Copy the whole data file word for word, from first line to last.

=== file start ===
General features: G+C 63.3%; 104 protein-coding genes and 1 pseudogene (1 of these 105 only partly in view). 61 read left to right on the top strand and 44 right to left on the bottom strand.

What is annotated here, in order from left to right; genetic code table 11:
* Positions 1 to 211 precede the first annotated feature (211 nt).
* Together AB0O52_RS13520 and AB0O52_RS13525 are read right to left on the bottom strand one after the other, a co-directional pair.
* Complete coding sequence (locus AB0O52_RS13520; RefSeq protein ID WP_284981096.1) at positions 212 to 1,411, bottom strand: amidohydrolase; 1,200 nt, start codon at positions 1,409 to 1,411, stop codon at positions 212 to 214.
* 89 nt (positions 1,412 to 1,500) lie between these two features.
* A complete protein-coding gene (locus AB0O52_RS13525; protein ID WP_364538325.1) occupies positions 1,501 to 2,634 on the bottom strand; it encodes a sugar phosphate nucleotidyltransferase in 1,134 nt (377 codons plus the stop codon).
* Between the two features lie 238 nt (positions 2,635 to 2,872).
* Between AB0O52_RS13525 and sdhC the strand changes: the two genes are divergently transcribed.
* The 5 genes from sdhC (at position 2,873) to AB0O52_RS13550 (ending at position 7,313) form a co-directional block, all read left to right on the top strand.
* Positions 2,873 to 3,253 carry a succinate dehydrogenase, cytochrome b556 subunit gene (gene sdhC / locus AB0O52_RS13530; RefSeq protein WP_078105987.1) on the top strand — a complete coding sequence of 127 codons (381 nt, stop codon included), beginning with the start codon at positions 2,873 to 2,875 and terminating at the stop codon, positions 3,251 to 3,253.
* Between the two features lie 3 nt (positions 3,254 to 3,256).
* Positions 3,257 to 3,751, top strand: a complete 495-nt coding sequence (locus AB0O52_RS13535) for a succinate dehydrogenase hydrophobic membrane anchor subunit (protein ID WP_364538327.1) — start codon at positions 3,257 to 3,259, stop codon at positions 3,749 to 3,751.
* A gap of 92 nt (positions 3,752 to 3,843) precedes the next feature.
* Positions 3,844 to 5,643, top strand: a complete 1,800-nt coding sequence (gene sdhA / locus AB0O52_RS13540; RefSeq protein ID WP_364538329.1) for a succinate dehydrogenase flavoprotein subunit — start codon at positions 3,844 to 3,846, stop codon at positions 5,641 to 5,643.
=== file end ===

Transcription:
General features: G+C 63.3%; 104 protein-coding genes and 1 pseudogene (1 of these 105 only partly in view). 61 read left to right on the top strand and 44 right to left on the bottom strand.

What is annotated here, in order from left to right; genetic code table 11:
* Positions 1 to 211 precede the first annotated feature (211 nt).
* Together AB0O52_RS13520 and AB0O52_RS13525 are read right to left on the bottom strand one after the other, a co-directional pair.
* Complete coding sequence (locus AB0O52_RS13520; RefSeq protein ID WP_284981096.1) at positions 212 to 1,411, bottom strand: amidohydrolase; 1,200 nt, start codon at positions 1,409 to 1,411, stop codon at positions 212 to 214.
* 89 nt (positions 1,412 to 1,500) lie between these two features.
* A complete protein-coding gene (locus AB0O52_RS13525; protein ID WP_364538325.1) occupies positions 1,501 to 2,634 on the bottom strand; it encodes a sugar phosphate nucleotidyltransferase in 1,134 nt (377 codons plus the stop codon).
* Between the two features lie 238 nt (positions 2,635 to 2,872).
* Between AB0O52_RS13525 and sdhC the strand changes: the two genes are divergently transcribed.
* The 5 genes from sdhC (at position 2,873) to AB0O52_RS13550 (ending at position 7,313) form a co-directional block, all read left to right on the top strand.
* Positions 2,873 to 3,253 carry a succinate dehydrogenase, cytochrome b556 subunit gene (gene sdhC / locus AB0O52_RS13530; RefSeq protein WP_078105987.1) on the top strand — a complete coding sequence of 127 codons (381 nt, stop codon included), beginning with the start codon at positions 2,873 to 2,875 and terminating at the stop codon, positions 3,251 to 3,253.
* Between the two features lie 3 nt (positions 3,254 to 3,256).
* Positions 3,257 to 3,751, top strand: a complete 495-nt coding sequence (locus AB0O52_RS13535) for a succinate dehydrogenase hydrophobic membrane anchor subunit (protein ID WP_364538327.1) — start codon at positions 3,257 to 3,259, stop codon at positions 3,749 to 3,751.
* A gap of 92 nt (positions 3,752 to 3,843) precedes the next feature.
* Positions 3,844 to 5,643, top strand: a complete 1,800-nt coding sequence (gene sdhA / locus AB0O52_RS13540; RefSeq protein ID WP_364538329.1) for a succinate dehydrogenase flavoprotein subunit — start codon at positions 3,844 to 3,846, stop codon at positions 5,641 to 5,643.